Archive for January, 2017


Continuing that telephone call via Avdiivka

January 31, 2017

The 28th January witnessed the anticipated (perhaps with extreme preemptive hyperbole) telephone conversation between President Putin and President Trump.

The repercussions of this telephone call were immediately witnessed in eastern Ukraine – and will undoubtedly unfold elsewhere too in due course.

Sanctions upon Russia were maintained which was not unexpected despite the preemptive angst.  It will be several months at least, possibly 6 months, before President Trump may make any significant changes to the current sanctions regime.  For somebody that considers himself the Alpha male and a wonderful negotiator The Kremlin would have to offer something meaningful to President Trump in return – his narcissistic character simply couldn’t cope with a global public crucifixion and the ridicule he’d receive from announcing a deal where he emerges as clearly the weakest and surrendering the most for the least.

(A reader can immediately dismiss any US nuclear arms reduction talk by the new Administration, for it is nuclear arms that is all that keeps President Putin relevant in the global arena – so why give any up when already modernising the Russian nuclear weapon arsenal?  It is a perceived strength within The Kremlin.)

Nevertheless, sanctions will probably end during 2017 via President Trump – unless President Putin overreaches somewhere and somehow.

The 28th January telephone call readouts from the White House and The Kremlin are striking in that The Kremlin’s is longer and more detailed vis a vis that of the US – and importantly for Ukraine, there is no mention of Ukraine in the US readout whereas there is in that of The Kremlin.

Whatever was or was not said about Ukraine in that 28th January telephone conversation, the following day, 29th January witnessed a significant uptick in the war in Eastern Ukraine around a small town named Avdiivka.

Details of the (on-going) serious battle are unnecessary for this entry, (but can be found here) – suffice to say the number of deaths, injuries and heavy armour employed mark a significant and deliberate escalation.

That escalation continued throughout 30th January and continues as of the time of writing.  Ominously The Donbas is back on Russian TV after months of more or less complete absence.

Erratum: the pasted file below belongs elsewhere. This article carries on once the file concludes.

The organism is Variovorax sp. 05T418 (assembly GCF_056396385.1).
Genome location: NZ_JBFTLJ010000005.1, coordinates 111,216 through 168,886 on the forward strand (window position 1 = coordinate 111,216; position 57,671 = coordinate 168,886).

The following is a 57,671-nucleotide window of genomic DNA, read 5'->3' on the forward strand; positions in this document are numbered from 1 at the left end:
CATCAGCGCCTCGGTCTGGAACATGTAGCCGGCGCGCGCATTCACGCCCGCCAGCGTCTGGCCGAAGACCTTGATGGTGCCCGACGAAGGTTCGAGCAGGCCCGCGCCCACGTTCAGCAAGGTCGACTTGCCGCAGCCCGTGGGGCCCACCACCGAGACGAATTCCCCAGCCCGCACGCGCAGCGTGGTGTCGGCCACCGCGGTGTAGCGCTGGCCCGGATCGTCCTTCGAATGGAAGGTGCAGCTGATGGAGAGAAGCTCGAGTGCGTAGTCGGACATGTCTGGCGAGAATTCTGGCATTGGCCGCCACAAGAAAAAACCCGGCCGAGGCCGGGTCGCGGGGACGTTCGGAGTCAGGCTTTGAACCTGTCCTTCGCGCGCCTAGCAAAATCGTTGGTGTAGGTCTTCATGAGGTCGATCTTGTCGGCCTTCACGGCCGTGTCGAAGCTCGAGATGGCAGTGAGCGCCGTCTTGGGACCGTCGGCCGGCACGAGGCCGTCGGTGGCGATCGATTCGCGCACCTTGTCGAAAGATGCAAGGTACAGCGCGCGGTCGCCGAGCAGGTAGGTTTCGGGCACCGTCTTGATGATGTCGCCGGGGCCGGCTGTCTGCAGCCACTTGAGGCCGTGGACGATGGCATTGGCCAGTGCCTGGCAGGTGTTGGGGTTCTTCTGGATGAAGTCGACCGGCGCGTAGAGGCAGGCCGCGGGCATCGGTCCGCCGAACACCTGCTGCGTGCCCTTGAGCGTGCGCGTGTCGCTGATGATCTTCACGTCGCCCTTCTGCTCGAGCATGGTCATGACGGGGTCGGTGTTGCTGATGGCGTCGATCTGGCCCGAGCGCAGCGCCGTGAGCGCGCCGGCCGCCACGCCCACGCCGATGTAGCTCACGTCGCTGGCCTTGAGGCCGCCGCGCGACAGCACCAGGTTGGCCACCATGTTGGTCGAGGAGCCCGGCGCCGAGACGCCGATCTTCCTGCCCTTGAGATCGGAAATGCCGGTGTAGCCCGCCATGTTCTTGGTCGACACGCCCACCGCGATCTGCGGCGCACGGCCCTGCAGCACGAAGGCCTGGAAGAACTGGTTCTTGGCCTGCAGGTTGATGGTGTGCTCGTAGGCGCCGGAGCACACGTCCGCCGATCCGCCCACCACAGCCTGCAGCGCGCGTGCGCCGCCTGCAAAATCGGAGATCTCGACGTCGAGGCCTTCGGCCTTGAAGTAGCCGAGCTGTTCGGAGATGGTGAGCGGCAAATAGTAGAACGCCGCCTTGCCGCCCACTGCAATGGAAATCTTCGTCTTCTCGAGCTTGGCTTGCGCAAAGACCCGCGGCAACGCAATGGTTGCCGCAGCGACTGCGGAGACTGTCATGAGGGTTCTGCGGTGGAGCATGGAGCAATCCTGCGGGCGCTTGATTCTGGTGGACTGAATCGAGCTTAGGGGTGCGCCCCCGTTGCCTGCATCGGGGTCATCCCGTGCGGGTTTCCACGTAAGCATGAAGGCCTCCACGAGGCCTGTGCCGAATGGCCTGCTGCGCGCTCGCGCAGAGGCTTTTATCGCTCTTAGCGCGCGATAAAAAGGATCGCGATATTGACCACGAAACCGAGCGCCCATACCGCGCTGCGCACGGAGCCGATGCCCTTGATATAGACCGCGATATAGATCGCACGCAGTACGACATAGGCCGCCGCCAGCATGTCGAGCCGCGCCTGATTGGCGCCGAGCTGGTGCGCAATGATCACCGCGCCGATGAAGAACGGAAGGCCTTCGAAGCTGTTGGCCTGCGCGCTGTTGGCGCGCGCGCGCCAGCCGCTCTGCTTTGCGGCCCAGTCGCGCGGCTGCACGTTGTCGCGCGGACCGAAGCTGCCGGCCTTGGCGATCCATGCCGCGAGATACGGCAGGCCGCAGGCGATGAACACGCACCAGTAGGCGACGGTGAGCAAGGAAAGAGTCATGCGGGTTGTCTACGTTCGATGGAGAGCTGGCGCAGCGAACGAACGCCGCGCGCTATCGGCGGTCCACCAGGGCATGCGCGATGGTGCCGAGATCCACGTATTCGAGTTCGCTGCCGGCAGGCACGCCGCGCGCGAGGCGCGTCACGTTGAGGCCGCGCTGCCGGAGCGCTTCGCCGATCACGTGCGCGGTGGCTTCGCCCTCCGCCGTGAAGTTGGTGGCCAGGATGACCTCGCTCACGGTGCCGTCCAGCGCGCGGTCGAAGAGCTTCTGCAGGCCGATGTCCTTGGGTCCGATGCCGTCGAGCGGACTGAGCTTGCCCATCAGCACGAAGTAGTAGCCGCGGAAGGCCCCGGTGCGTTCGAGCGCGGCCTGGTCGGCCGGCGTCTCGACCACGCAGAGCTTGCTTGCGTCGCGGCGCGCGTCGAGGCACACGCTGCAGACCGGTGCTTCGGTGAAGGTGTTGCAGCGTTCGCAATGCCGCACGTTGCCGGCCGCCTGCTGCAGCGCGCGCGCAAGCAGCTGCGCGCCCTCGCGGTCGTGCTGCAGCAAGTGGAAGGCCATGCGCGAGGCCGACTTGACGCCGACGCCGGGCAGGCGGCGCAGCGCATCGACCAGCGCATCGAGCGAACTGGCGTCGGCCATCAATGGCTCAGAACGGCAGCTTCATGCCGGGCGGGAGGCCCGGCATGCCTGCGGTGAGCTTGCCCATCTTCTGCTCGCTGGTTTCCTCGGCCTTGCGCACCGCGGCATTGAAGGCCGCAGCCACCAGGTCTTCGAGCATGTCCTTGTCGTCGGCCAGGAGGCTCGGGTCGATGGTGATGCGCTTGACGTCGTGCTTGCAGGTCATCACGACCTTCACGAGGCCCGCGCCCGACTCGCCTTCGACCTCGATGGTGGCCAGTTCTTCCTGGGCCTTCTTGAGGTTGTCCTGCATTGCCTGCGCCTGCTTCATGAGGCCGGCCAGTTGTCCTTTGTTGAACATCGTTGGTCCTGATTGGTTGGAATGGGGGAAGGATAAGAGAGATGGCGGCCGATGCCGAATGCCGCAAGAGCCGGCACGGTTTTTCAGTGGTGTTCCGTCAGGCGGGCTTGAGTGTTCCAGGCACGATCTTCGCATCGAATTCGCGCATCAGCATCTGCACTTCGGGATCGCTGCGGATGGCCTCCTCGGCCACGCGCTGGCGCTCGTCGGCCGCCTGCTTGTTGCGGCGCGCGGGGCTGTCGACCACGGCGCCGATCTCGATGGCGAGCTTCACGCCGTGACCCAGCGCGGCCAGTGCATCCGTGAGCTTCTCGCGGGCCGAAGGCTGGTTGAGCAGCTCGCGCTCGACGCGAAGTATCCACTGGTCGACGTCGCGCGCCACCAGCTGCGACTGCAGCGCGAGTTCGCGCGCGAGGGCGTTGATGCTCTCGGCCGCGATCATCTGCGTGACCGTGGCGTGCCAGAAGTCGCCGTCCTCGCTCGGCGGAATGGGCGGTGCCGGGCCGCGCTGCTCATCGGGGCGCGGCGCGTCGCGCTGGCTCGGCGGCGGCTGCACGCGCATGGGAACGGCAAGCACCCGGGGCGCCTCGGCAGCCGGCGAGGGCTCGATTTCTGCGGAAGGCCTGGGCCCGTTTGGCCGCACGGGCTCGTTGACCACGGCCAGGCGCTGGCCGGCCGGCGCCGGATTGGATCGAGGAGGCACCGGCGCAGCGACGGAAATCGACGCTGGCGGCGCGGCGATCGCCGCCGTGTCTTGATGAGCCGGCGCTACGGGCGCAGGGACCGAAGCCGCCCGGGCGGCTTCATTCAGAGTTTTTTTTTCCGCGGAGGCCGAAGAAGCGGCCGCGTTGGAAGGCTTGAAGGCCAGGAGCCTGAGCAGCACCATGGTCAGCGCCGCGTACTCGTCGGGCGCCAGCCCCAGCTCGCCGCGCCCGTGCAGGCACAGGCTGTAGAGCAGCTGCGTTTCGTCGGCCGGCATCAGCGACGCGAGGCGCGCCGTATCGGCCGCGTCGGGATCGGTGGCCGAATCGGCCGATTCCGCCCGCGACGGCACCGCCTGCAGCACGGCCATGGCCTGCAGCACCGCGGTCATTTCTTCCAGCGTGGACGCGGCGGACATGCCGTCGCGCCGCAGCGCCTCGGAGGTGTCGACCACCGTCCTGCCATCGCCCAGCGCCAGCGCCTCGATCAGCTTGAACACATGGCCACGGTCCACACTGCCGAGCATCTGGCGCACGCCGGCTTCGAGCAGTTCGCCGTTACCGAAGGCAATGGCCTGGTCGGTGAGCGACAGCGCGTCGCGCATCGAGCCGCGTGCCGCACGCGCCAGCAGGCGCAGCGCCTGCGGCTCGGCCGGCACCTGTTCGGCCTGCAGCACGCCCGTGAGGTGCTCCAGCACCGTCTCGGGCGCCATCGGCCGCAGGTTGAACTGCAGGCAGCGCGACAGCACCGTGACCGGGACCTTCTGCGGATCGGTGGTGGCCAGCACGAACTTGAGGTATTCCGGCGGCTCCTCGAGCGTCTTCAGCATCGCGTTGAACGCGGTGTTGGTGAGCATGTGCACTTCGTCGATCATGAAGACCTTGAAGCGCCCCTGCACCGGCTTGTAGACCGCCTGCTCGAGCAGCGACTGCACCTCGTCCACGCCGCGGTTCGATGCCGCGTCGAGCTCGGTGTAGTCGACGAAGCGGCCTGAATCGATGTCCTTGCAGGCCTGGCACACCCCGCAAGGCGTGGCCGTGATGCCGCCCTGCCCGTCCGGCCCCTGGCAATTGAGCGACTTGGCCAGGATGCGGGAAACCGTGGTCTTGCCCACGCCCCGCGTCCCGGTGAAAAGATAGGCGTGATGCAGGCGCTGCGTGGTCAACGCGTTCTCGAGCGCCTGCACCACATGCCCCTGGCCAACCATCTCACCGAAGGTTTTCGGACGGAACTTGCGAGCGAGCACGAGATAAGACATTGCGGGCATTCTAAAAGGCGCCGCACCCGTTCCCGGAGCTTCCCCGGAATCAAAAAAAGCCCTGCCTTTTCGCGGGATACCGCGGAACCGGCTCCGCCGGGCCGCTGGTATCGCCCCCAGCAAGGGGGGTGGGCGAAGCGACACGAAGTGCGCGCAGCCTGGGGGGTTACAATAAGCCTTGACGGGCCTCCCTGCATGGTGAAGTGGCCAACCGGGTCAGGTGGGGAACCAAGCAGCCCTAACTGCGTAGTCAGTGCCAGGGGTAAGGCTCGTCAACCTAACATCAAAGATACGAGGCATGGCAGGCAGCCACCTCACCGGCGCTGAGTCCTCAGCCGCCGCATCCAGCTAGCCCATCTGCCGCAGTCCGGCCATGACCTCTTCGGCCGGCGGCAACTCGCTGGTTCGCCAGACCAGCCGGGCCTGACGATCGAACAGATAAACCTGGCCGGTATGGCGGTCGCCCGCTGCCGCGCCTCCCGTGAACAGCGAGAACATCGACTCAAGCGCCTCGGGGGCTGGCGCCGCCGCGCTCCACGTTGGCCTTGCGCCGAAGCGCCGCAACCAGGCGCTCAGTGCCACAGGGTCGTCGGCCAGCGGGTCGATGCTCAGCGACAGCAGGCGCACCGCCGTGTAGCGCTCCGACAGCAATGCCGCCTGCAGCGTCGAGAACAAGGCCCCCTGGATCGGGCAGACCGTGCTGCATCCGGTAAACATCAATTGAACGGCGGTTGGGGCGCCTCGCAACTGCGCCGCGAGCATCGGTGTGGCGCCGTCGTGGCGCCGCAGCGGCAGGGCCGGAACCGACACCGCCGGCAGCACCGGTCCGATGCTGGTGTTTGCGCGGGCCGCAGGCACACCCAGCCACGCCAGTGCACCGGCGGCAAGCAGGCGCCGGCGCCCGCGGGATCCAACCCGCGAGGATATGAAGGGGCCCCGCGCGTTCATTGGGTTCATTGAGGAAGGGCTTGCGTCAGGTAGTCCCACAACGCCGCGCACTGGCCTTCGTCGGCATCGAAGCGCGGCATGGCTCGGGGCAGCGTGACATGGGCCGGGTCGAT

Clearly President Putin is continuing his conversation with President Trump (notwithstanding messaging Chancellor Merkel and Prime Minister May who counseled (as far as is possible) President Trump prior to his call with the Russian President).

This conversation will continue to push the envelope in an attempt to see if there is any reaction from the Trump White House – where thus far there is none.  At the time of writing, not even a meaningless diplomatic statement of “concern” spews forth.

Whatever the European leaders say, whilst not entirely irrelevant, this conversation is one between The Kremlin and The White House which is being played out in Avdiivka – and if there is no reaction from the Trump White House, The Kremlin may decide (rightly or wrongly) to infer that lack of response as a de facto acknowledgement of a sphere of influence.

So much so expected – however that sphere of influence will not be limited to Ukraine if it is ceded.

There has also been a noticeable rise in Russian rhetoric regarding Belarus that will not have failed to register with President Lukashenko – something that will be irritated by the Zapad 2017 exercise being held in the Russian Western Military District and (perhaps groundless) speculation that it bodes ill for the future of Belarus.  An occupation is an extremely unlikely scenario – unless President Putin is absolutely certain he has indeed been granted his sphere of influence.

Nevertheless, a watchful eye on Belarus for the sake of caution may be wise.

(There is of course The Kremlin’s overt efforts in Syria, its covert shenanigans in Afghanistan and probably a further experimenting with PMC’s such as Wagner in Libya very soon as well.)